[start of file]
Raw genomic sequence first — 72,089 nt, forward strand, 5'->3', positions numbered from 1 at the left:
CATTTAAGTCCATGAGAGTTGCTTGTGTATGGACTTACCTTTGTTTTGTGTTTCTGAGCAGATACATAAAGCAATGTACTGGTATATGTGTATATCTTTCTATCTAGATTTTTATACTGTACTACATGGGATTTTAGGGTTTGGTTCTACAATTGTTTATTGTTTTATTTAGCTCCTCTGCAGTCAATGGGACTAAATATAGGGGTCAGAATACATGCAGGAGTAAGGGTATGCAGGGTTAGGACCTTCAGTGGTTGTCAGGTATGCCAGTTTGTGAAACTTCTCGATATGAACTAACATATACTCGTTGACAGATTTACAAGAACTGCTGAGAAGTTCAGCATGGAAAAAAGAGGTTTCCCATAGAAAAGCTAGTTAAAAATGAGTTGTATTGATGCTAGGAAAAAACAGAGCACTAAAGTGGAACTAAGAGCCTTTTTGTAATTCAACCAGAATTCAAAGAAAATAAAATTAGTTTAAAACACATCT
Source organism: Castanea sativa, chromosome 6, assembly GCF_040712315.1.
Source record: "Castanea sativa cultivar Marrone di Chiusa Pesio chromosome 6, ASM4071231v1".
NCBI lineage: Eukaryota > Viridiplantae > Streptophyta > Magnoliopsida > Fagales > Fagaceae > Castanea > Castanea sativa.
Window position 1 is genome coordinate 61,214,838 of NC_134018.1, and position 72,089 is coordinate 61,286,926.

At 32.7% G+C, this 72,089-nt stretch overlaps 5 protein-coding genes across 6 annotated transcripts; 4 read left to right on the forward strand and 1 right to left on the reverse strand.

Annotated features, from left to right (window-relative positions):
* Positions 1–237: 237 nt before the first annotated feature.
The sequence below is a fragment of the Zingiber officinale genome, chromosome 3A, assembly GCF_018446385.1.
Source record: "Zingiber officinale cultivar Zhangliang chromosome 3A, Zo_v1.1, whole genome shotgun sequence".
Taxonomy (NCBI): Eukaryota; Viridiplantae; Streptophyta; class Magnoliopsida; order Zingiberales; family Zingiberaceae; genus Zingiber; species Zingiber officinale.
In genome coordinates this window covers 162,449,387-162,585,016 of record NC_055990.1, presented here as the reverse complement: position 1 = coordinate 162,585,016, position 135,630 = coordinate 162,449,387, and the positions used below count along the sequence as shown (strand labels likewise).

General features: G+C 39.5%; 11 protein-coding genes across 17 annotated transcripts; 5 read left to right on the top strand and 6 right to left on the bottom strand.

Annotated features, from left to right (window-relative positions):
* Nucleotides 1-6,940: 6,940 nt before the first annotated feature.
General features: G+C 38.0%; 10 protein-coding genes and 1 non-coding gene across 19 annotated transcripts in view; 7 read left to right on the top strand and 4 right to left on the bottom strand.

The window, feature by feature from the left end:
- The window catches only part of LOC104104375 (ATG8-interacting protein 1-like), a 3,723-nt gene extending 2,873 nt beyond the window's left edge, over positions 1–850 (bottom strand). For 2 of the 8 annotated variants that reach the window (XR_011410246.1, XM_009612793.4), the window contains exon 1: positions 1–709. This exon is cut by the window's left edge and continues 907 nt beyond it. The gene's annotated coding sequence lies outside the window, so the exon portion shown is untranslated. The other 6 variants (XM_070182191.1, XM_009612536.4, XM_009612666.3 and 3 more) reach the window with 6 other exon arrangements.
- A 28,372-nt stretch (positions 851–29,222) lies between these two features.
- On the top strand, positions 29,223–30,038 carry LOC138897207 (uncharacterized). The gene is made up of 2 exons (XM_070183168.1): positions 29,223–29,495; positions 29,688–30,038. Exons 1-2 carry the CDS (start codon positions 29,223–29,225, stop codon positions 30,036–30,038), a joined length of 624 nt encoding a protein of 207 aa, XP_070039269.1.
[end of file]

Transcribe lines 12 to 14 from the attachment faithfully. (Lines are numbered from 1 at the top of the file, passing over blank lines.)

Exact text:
Taxonomy (NCBI): Eukaryota; Viridiplantae; Streptophyta; class Magnoliopsida; order Zingiberales; family Zingiberaceae; genus Zingiber; species Zingiber officinale.
In genome coordinates this window covers 162,449,387-162,585,016 of record NC_055990.1, presented here as the reverse complement: position 1 = coordinate 162,585,016, position 135,630 = coordinate 162,449,387, and the positions used below count along the sequence as shown (strand labels likewise).

General features: G+C 39.5%; 11 protein-coding genes across 17 annotated transcripts; 5 read left to right on the top strand and 6 right to left on the bottom strand.